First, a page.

Converting Apple into a service company is certainly not a crime, but it is important to realize that doing so will likely require a change in the fundamental way you deal with consumers. We are only beginning to savor some of those changes today, but they may become much more visible in the future.

Image credits: NurPhoto / Getty Images

other things

I’m going to play around with this section a bit over the next few weeks so there are fewer cold summaries and more context … let me know on Twitter if this is your issue or if you prefer more headlines and less bloviating 🙂

Twitch Hack Heralds Future Troubles For King Of Game Streaming
Amazon’s game-focused streaming service had a pretty bad week as hackers released a trove of source code and creator payment data. It’s a pretty big competitive loss for Twitch and it leaves Facebook Gaming and YouTube Gaming with a data spreadsheet to attract exclusive streamers to their platform. It’s probably demoralizing for the streamer base as well, as streamers can now gauge how much more some of their competitors are getting than the streaming giant is paying for.

Twitch’s huge lead in the game streaming wars has been slowly shrinking largely as a result of YouTube and Facebook’s efforts to attract viewers. However, Twitch is still the default method that many early career streamers choose and YouTube and Facebook are far behind in this department, their success is largely due to investing money in paid partner programs to attract content creators. popular onboard, which means that the data that was just leaked is quite invaluable to them.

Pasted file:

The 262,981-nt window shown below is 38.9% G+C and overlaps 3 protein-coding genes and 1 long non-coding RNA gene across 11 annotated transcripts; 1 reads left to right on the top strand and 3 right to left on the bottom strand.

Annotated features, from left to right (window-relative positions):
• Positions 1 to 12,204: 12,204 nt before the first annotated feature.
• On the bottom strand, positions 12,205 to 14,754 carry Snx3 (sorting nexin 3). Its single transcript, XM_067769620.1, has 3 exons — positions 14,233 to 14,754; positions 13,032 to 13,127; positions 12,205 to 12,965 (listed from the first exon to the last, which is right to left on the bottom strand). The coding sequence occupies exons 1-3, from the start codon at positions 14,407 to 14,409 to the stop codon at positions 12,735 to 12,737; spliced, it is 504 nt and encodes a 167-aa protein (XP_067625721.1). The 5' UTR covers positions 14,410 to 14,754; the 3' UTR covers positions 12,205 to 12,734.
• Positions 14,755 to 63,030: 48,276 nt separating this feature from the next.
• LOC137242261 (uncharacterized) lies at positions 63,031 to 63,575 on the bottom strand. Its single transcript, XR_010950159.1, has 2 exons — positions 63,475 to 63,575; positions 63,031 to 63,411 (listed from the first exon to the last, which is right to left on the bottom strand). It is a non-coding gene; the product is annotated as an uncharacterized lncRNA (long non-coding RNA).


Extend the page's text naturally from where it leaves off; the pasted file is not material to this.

Facebook / Instagram / The terrible week of WhatsApp
Facebook is having a pretty rough few weeks, but this last one was just brutal. While the company was waging a public relations war against a whistleblower, the service suffered the most brutal disruption in the last decade, causing all of the company’s global services to collapse and, in the meantime, breaking its internal tools. Everything was idle for several hours, which means a lot of confusion and frustration, especially for users who depend so much on WhatsApp for their business or social life.

As I wrote last week, Facebook probably doesn’t deserve to be the only internet media platform to be universally dumped, but even with so much public anger, I have a feeling that company executives can’t see beyond the fact that they feel that they are being treated unfairly and that they are not even trying to reflect on themselves. Facebook’s brand is in a fairly sustained state of decline at the moment, but the idea that it might be spreading to its subsidiaries like Instagram should be a cause that leadership and shareholders realize is too critical to ignore. in a significative way.

Pay real money for fake shares of real startups
I can’t say that this is as shocking as the previous two points, but I would be remiss not to repeat a saga I covered this week that really seems to show where we are in this bull market. Visionrare, an NFT platform for “fancy startup investments” was born earlier this week and I covered its launch with a fair amount of skepticism. It was basically a launch to treat venture capital investing like fantasy sports and have people compete to build their own portfolio full of synthetic NFT stocks from startups.